66 Pages Posted: 5 Jun 2007
Corporations uniquely have a tax preference for cash dividends. Nevertheless, dividends do not increase following trades of large-percentage blocks of stock from individuals to corporations. Moreover, although one-third of firms have corporate blockholders, 68% of these firms pay no dividends, and ownership is not clustered at levels that increase the tax benefits of dividends. These findings are not driven by the investing firms' tax rates or by agency problems. Instead, operating companies expand the target firms and pursue joint ventures. Dividends are lower with these investors. Financial investors are not attracted to dividend-paying firms and tend to be passive.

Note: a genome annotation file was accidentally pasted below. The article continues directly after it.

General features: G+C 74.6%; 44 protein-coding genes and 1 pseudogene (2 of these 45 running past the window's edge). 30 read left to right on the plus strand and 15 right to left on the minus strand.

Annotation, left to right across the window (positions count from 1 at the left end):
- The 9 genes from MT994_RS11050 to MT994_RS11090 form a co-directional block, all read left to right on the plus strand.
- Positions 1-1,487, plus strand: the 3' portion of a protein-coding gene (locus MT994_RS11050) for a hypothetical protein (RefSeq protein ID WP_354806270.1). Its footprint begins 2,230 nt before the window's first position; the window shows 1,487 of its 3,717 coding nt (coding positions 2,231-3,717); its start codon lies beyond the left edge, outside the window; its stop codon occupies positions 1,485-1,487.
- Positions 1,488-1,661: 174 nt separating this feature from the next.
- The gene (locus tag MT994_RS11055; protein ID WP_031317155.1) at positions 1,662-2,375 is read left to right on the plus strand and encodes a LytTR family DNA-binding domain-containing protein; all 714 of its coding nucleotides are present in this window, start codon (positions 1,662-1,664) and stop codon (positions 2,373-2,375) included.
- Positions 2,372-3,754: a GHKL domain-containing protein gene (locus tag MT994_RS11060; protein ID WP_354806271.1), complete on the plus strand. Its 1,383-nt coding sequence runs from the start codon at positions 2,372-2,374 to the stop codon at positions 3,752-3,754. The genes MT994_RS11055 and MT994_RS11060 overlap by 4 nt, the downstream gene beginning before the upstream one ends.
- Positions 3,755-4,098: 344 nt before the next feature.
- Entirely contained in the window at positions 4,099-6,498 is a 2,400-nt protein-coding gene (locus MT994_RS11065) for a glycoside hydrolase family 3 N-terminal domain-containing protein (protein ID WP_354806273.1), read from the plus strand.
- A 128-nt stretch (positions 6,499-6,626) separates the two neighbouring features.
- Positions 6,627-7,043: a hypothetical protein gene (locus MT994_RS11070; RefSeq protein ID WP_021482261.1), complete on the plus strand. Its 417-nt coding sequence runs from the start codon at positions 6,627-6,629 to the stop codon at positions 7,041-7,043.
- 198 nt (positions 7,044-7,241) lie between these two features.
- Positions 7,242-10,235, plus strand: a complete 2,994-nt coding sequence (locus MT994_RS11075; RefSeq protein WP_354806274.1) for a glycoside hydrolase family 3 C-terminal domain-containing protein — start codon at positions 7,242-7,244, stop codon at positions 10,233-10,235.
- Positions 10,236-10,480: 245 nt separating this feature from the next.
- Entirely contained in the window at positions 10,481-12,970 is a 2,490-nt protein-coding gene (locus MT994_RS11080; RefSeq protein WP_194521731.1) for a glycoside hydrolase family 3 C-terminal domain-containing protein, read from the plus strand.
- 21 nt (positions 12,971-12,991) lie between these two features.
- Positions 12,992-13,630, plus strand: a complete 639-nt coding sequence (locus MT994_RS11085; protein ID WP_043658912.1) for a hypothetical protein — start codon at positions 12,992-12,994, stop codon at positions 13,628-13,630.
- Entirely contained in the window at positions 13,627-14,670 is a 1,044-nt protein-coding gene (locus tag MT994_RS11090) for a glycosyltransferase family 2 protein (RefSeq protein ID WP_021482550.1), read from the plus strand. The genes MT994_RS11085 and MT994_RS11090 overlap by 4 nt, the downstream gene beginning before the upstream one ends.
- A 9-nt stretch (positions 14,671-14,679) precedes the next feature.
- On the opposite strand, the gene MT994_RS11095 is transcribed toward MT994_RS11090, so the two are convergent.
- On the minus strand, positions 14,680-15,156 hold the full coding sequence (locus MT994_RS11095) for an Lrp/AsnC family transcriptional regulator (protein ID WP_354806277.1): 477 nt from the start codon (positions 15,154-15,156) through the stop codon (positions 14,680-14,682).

Keywords: Dividends, Corporate Blockholders, Taxes
JEL Classification: G30, G32, G35
Suggested Citation: Suggested Citation
Barclay, Michael J. and Holderness, Clifford G. and Sheehan, Dennis P., Dividends and Corporate Shareholders. Review of Financial Studies, Forthcoming. Available at SSRN: https://ssrn.com/abstract=991360